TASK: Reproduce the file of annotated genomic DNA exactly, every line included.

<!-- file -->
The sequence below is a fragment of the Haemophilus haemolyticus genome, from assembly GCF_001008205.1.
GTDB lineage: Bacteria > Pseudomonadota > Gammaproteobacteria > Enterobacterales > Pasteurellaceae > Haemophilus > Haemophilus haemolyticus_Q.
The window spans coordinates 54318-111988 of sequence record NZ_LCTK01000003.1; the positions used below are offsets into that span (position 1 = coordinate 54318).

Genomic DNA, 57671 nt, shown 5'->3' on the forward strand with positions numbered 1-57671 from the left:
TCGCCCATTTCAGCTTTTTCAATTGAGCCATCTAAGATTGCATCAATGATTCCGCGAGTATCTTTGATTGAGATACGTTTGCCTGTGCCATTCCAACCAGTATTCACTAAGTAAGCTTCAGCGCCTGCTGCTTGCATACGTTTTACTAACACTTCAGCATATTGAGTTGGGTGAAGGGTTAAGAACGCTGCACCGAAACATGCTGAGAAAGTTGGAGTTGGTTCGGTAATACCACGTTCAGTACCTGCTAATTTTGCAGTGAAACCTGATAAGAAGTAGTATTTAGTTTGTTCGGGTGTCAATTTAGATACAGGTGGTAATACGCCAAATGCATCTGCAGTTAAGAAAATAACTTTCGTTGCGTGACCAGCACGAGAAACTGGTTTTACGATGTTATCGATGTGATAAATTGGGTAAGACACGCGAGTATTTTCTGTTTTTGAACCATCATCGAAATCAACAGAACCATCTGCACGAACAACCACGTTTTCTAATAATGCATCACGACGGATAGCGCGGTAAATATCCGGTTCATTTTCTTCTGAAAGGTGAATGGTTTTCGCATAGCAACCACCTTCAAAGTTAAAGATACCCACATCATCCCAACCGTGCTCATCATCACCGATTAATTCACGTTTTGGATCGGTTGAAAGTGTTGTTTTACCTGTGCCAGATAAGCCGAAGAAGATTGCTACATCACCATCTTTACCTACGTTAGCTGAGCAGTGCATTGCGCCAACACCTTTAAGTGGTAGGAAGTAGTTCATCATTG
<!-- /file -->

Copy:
The sequence below is a fragment of the Haemophilus haemolyticus genome, from assembly GCF_001008205.1.
GTDB lineage: Bacteria > Pseudomonadota > Gammaproteobacteria > Enterobacterales > Pasteurellaceae > Haemophilus > Haemophilus haemolyticus_Q.
The window spans coordinates 54318-111988 of sequence record NZ_LCTK01000003.1; the positions used below are offsets into that span (position 1 = coordinate 54318).

Genomic DNA, 57671 nt, shown 5'->3' on the forward strand with positions numbered 1-57671 from the left:
TCGCCCATTTCAGCTTTTTCAATTGAGCCATCTAAGATTGCATCAATGATTCCGCGAGTATCTTTGATTGAGATACGTTTGCCTGTGCCATTCCAACCAGTATTCACTAAGTAAGCTTCAGCGCCTGCTGCTTGCATACGTTTTACTAACACTTCAGCATATTGAGTTGGGTGAAGGGTTAAGAACGCTGCACCGAAACATGCTGAGAAAGTTGGAGTTGGTTCGGTAATACCACGTTCAGTACCTGCTAATTTTGCAGTGAAACCTGATAAGAAGTAGTATTTAGTTTGTTCGGGTGTCAATTTAGATACAGGTGGTAATACGCCAAATGCATCTGCAGTTAAGAAAATAACTTTCGTTGCGTGACCAGCACGAGAAACTGGTTTTACGATGTTATCGATGTGATAAATTGGGTAAGACACGCGAGTATTTTCTGTTTTTGAACCATCATCGAAATCAACAGAACCATCTGCACGAACAACCACGTTTTCTAATAATGCATCACGACGGATAGCGCGGTAAATATCCGGTTCATTTTCTTCTGAAAGGTGAATGGTTTTCGCATAGCAACCACCTTCAAAGTTAAAGATACCCACATCATCCCAACCGTGCTCATCATCACCGATTAATTCACGTTTTGGATCGGTTGAAAGTGTTGTTTTACCTGTGCCAGATAAGCCGAAGAAGATTGCTACATCACCATCTTTACCTACGTTAGCTGAGCAGTGCATTGCGCCAACACCTTTAAGTGGTAGGAAGTAGTTCATCATTG